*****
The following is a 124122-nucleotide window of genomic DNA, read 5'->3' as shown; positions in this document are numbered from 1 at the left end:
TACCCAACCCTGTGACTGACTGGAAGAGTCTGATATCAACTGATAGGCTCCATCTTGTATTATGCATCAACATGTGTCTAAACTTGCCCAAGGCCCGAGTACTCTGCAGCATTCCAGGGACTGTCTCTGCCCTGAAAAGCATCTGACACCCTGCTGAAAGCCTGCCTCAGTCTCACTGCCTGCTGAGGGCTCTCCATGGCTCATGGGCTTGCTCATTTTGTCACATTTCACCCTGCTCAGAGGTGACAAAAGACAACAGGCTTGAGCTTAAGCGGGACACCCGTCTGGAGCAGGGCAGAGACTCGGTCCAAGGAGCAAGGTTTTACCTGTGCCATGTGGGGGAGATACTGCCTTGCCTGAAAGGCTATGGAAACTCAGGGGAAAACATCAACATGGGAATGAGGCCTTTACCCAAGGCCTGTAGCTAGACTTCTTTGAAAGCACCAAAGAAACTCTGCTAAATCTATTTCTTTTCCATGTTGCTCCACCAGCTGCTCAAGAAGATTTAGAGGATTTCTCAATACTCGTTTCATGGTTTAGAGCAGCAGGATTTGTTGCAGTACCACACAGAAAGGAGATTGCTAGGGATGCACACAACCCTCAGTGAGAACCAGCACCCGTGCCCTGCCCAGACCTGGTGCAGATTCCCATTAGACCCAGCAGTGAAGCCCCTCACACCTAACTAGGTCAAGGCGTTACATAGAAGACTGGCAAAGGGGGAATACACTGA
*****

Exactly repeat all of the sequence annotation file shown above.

The following is a 124122-nucleotide window of genomic DNA, read 5'->3' as shown; positions in this document are numbered from 1 at the left end:
TACCCAACCCTGTGACTGACTGGAAGAGTCTGATATCAACTGATAGGCTCCATCTTGTATTATGCATCAACATGTGTCTAAACTTGCCCAAGGCCCGAGTACTCTGCAGCATTCCAGGGACTGTCTCTGCCCTGAAAAGCATCTGACACCCTGCTGAAAGCCTGCCTCAGTCTCACTGCCTGCTGAGGGCTCTCCATGGCTCATGGGCTTGCTCATTTTGTCACATTTCACCCTGCTCAGAGGTGACAAAAGACAACAGGCTTGAGCTTAAGCGGGACACCCGTCTGGAGCAGGGCAGAGACTCGGTCCAAGGAGCAAGGTTTTACCTGTGCCATGTGGGGGAGATACTGCCTTGCCTGAAAGGCTATGGAAACTCAGGGGAAAACATCAACATGGGAATGAGGCCTTTACCCAAGGCCTGTAGCTAGACTTCTTTGAAAGCACCAAAGAAACTCTGCTAAATCTATTTCTTTTCCATGTTGCTCCACCAGCTGCTCAAGAAGATTTAGAGGATTTCTCAATACTCGTTTCATGGTTTAGAGCAGCAGGATTTGTTGCAGTACCACACAGAAAGGAGATTGCTAGGGATGCACACAACCCTCAGTGAGAACCAGCACCCGTGCCCTGCCCAGACCTGGTGCAGATTCCCATTAGACCCAGCAGTGAAGCCCCTCACACCTAACTAGGTCAAGGCGTTACATAGAAGACTGGCAAAGGGGGAATACACTGA